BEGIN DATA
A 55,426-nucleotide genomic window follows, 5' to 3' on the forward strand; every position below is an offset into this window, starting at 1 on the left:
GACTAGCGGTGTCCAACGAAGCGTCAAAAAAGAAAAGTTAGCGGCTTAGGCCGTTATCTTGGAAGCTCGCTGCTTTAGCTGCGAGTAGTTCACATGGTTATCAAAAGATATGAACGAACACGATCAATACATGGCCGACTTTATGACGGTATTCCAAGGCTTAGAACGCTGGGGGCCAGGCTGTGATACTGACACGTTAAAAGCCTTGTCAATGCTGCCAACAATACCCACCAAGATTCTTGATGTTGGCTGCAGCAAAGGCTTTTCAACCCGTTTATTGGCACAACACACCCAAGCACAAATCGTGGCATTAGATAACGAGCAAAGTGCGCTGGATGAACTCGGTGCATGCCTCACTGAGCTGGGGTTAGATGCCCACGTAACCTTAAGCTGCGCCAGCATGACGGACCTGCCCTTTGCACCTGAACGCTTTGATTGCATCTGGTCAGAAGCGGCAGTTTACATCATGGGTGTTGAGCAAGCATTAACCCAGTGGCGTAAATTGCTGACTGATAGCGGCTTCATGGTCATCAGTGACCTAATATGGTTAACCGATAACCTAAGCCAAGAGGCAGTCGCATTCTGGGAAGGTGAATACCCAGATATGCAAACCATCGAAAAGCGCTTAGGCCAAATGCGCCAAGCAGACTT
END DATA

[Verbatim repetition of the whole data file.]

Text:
A 55,426-nucleotide genomic window follows, 5' to 3' on the forward strand; every position below is an offset into this window, starting at 1 on the left:
GACTAGCGGTGTCCAACGAAGCGTCAAAAAAGAAAAGTTAGCGGCTTAGGCCGTTATCTTGGAAGCTCGCTGCTTTAGCTGCGAGTAGTTCACATGGTTATCAAAAGATATGAACGAACACGATCAATACATGGCCGACTTTATGACGGTATTCCAAGGCTTAGAACGCTGGGGGCCAGGCTGTGATACTGACACGTTAAAAGCCTTGTCAATGCTGCCAACAATACCCACCAAGATTCTTGATGTTGGCTGCAGCAAAGGCTTTTCAACCCGTTTATTGGCACAACACACCCAAGCACAAATCGTGGCATTAGATAACGAGCAAAGTGCGCTGGATGAACTCGGTGCATGCCTCACTGAGCTGGGGTTAGATGCCCACGTAACCTTAAGCTGCGCCAGCATGACGGACCTGCCCTTTGCACCTGAACGCTTTGATTGCATCTGGTCAGAAGCGGCAGTTTACATCATGGGTGTTGAGCAAGCATTAACCCAGTGGCGTAAATTGCTGACTGATAGCGGCTTCATGGTCATCAGTGACCTAATATGGTTAACCGATAACCTAAGCCAAGAGGCAGTCGCATTCTGGGAAGGTGAATACCCAGATATGCAAACCATCGAAAAGCGCTTAGGCCAAATGCGCCAAGCAGACTT